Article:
Harvard’s George Church: And if I were to be an intelligent design defender, that’s what I would focus on; how did the ribosome come to be?
At Wired: As they cleared paths of food, the E.coli tended to move toward unexplored, broth-rich areas, which ultimately helped them evacuate the maze. It took about 10 hours for about 1 percent of the multiple generations of bacteria to collectively solve the puzzle. That may not sound fast, but it’s five times faster than if the organisms had just been swimming around randomly, says Phan.
From Florida State: They also showed that the clathrin coat could make a so-called “basket” shape, and one that scientists had thought the protein could not form, showing that clathrin assembly is more complicated than previously thought. … “We found new structures and patterns that really surprised us.”
Researchers discovered this by accident: when the bacteria left manganese oxide in a dirty lab jar.
ENST: “Cells contain self-destruction kits, like spies with poison pills for use if captured. The poison pills consist primarily of the caspase family of proteins.”
It’s almost like the nervous system is software that was never used, but that raises Forbidden Ideas, doesn’t it?
No wonder these fields tend to be marked by a lack of progress.
Hmm. Either cells are smarter than we think or some sort of fine-tuning underlies biology.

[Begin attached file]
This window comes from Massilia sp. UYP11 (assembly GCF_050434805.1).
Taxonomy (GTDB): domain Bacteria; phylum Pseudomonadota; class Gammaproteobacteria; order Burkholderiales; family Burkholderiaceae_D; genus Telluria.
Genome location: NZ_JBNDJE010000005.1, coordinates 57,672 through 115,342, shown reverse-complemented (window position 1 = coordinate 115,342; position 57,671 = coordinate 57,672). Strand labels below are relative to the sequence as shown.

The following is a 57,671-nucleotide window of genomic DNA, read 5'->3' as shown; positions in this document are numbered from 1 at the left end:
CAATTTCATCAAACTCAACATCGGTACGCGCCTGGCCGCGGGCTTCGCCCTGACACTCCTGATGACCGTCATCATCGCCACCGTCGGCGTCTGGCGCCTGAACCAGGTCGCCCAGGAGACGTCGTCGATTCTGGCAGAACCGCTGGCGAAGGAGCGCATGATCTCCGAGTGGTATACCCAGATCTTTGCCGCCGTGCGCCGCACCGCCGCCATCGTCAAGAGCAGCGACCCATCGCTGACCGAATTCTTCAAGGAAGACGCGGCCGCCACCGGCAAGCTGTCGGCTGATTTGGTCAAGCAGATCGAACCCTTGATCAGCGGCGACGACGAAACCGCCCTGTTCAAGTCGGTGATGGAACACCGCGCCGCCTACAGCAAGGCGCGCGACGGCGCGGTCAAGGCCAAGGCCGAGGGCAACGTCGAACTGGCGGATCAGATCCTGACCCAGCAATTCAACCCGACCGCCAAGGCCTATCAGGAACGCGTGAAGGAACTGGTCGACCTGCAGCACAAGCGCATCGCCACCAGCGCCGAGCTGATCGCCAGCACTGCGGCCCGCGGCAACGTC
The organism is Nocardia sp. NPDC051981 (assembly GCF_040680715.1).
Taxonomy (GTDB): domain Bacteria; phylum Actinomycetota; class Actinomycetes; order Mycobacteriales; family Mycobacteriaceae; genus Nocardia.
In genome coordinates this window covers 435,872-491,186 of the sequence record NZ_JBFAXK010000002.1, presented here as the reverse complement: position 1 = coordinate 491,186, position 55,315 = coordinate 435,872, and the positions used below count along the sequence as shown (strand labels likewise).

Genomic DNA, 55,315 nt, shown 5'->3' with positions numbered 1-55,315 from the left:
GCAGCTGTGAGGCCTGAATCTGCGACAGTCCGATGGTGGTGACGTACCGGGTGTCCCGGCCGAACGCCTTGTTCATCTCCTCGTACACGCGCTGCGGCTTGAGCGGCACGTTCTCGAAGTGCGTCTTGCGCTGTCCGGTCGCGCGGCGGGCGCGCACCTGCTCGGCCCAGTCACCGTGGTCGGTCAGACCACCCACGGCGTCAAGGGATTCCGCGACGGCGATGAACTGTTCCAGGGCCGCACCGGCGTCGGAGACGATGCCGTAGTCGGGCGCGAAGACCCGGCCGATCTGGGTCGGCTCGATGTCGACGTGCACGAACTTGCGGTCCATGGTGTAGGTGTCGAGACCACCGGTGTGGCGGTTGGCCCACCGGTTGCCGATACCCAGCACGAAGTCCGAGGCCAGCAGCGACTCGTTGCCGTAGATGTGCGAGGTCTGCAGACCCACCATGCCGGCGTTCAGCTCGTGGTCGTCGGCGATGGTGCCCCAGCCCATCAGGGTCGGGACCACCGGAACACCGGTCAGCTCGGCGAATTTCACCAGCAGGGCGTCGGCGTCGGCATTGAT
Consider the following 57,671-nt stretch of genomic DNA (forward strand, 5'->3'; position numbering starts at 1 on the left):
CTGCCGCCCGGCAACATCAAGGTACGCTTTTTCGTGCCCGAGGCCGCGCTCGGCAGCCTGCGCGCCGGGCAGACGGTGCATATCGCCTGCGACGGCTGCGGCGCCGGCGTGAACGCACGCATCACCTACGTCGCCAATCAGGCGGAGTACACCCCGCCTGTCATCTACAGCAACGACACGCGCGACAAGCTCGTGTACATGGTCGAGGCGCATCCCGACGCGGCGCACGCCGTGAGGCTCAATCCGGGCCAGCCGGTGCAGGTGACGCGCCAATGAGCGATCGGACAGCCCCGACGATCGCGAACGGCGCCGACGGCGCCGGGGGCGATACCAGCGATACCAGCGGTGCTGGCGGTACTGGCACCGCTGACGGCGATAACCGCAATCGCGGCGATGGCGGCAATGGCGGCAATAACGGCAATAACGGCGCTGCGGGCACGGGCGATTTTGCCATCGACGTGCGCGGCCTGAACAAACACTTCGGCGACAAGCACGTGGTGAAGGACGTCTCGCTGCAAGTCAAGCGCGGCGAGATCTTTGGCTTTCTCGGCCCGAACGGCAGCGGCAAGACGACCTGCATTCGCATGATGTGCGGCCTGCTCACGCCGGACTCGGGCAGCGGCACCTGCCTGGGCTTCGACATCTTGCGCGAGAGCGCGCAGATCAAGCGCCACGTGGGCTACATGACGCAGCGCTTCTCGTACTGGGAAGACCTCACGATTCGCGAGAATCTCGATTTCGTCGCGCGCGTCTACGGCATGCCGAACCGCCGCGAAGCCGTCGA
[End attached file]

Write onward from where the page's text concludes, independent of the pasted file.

At Quanta: Many researchers believe the selection to be random: Those right-handed genetic strands just happened to pop up first, or in slightly greater numbers. But for more than a century, some have pondered whether biology’s innate handedness has deeper roots.
If even the splitting of mammalian germ cells is not certain… maybe the 21st century would be better suited to questions in science than answers. It’s easier to get good answers when we have enough knowledge to get the questions right.
What he is saying is precisely Behe’s point in Darwin Devolves. Cell evolution is mostly about destroying complex equipment that hinders immediate survival. (The question of how the equipment came to be so complex beforehand is separate from the question of what life forms actually do when they evolve.)
So cellular evolution is not the assured result of settled science, as we’ve all been told. Well, it certainly did sound more like a catfight over there. With a similar respect for facts.
Is it one life form or many? Does it age or does it just die when something happens? What about apparent communal information processing in some colony organisms like the Paris Blob? The questions that seemed easy for an ant colony aren’t quite that way here.
It’s a good question whether Woese would have recognized the Archaea for what they were, had he not been in the habit of thinking for himself. Maybe he would have just been satisfied to shoehorn them into the conventional scheme somewhere.
“Not a random boo-boo on evolution’s part”? If the field of biology had not organized itself around Darwinian evolution (insert preferred terminology for the same sort of thing here) in the mid-twentieth century, would anyone think that up just now to account for all this?